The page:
See ‘the bells of Shoreditch’ at St Leonard’s Church
“When I grow rich, say the bells of Shoreditch”
This church made famous by a slightly twitsted nursery rhyme (Oranges and Lemons, if you’re trying to place it) is also known as the actors’ church — some of the biggest names in Elizabethan theatre are buried in the medieval church underneath Shoreditch’s crypt.
The big names include:
- James Burbage, who built the first English theatre
- His son Cuthbert Burbage, who built the Globe Theatre
- Another son Richard Burbage, who was the first to play Shakespeare’s Macbeth, Hamlet, Richard III and Romeo.
The church you see today was built after the medieval one collapsed in the 18th century; the replacement was designed and built by George Dance the Elder, who also designed Mansion House.
Excitingly, the original medieval crypt might be opened up in the future but for now, you can decompress here between midday and 2pm during the week.
Address: Shoreditch High Street, London E1 6JN
More information: Visit the Shoreditch Church website
Visit the dissenters’ graveyard at Bunhill Fields
Its name might suggest a vast green open space, but visit Bunhill Fields and you’ll instead get a burial ground full of radicals and nonconformists.
The most well-known among them are:
- William Blake, who is actually buried in an unmarked grave about 20 metres away from his plain headstone
- John Bunyan, best known as the author of The Pilgrim’s Progress
- Daniel Defoe, author of Robinson Crusoe.
The name “Bunhill” comes from the 1500s when the land was used as a dumping ground for animal bones — and the site lived up to its name when 1,000 cartloads of human bones were moved here from St Paul’s Charnel House.
Blake, Bunyan and Defoe are joined by about 120,000 others buried here — 75 of whom are buried in listed tombs.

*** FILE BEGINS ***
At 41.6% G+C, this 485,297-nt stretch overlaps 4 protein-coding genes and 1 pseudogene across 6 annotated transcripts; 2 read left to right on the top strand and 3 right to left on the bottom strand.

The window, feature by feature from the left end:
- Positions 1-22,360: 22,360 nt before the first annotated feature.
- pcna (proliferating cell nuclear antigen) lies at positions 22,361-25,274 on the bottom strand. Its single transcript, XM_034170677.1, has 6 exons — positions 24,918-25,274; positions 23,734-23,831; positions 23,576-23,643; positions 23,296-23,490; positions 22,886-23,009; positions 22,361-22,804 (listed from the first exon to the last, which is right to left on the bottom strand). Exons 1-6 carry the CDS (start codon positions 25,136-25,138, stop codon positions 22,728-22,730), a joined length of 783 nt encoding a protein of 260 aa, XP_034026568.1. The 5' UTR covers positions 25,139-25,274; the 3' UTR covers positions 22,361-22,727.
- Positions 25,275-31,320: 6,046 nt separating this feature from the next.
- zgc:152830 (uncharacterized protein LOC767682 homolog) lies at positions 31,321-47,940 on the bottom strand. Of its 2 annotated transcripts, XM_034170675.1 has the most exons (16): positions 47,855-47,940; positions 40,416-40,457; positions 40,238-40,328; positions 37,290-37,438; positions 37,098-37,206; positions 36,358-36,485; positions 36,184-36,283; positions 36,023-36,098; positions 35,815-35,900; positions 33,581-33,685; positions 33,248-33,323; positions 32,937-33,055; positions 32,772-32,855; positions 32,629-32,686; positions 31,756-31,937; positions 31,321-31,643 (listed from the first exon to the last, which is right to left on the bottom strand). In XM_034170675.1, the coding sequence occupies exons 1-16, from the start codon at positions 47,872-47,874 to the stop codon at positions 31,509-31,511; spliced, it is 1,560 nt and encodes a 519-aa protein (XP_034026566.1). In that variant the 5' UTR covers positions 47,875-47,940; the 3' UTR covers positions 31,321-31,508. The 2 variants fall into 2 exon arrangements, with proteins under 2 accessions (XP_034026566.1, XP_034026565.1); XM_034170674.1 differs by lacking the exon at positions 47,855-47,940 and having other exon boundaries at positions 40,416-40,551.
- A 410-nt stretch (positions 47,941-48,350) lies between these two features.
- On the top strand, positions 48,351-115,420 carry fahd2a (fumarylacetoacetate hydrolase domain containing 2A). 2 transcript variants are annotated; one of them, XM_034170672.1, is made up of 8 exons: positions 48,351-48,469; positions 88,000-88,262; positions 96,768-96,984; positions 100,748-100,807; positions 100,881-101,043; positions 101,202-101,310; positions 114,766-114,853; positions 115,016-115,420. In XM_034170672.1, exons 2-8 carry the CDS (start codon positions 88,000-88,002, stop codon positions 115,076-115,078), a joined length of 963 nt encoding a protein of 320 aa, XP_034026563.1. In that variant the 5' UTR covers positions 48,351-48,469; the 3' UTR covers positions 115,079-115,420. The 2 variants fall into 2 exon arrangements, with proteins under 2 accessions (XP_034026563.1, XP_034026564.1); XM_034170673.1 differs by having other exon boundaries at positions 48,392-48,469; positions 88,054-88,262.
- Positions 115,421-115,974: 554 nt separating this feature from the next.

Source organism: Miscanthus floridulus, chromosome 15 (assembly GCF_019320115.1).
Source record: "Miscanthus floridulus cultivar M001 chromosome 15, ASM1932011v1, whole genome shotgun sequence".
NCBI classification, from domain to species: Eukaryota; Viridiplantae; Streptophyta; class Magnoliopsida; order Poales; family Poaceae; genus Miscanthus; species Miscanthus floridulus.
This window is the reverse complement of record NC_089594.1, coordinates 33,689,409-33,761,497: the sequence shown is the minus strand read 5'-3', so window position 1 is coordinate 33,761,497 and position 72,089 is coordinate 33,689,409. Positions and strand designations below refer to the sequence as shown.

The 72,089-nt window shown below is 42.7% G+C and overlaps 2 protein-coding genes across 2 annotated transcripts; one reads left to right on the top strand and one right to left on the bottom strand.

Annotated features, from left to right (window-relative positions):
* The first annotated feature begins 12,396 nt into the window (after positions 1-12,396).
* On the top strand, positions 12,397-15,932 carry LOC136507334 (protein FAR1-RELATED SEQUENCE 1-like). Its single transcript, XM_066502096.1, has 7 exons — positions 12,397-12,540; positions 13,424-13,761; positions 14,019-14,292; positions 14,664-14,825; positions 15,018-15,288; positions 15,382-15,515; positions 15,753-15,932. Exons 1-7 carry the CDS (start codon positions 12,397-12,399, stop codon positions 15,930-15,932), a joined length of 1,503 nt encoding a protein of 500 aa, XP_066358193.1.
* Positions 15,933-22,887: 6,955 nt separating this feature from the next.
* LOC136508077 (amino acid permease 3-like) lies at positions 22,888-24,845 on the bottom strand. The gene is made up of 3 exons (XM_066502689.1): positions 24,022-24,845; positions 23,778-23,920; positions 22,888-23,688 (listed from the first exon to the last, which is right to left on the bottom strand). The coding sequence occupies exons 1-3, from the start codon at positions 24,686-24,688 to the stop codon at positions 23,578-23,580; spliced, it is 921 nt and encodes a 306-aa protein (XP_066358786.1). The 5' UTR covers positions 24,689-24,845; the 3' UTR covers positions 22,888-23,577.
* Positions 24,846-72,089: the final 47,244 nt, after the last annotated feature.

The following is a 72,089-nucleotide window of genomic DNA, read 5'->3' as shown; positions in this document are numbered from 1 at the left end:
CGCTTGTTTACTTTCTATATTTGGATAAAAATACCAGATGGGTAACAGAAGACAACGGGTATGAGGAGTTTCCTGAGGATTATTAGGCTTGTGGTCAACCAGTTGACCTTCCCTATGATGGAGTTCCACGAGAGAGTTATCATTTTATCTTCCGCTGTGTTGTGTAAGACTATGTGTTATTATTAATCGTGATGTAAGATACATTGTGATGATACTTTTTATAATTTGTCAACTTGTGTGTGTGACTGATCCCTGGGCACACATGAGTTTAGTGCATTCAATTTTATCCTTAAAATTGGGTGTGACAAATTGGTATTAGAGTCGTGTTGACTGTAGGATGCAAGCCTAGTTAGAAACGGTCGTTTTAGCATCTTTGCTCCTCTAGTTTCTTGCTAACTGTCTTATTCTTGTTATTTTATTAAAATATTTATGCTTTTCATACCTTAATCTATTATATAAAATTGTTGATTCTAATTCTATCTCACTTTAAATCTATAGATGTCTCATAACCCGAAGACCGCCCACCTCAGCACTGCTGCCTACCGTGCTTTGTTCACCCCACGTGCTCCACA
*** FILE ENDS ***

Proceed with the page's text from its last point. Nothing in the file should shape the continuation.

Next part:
The close proximity of each of the 2,333 stones gives you a real sense of how graveyards looked before the Victorian cemeteries opened in outer London to ease the pressure.
Address: 38 City Road, London EC1Y 2BG
More information: Visit the City of London website
Enthusiastic William Blake fans could follow a visit to his grave with a trip to the William Blake Mosaics of Lambeth.
Feel all warm inside (and not just from the coffee) at Café from Crisis
Head out of Spitalfields on Commercial Street and you’ll find a trendy café with a big heart.
Café from Crisis is based at the Crisis charity’s HQ and offers training and employment to homeless people and ex-offenders. So far they have helped over 400 people into sustainable work by training them for jobs in the catering industry.
As if that wasn’t good enough…
They also offer coffee from roasters in Essex and Peckham, healthy food that’s cooked onsite, smoothies and vegan treats. Even forgetting the fact that by eating or drinking here you’re helping to support people who need a break, this place is definitely worth a visit.
Even forgetting the fact that, by eating or drinking here, you’re helping to support people who need a break, this place is definitely worth a visit.
Address: 66 Commercial Street, London E1 6LT
More information: Visit the Crisis website
Snatch a few moments of peace at Elder Gardens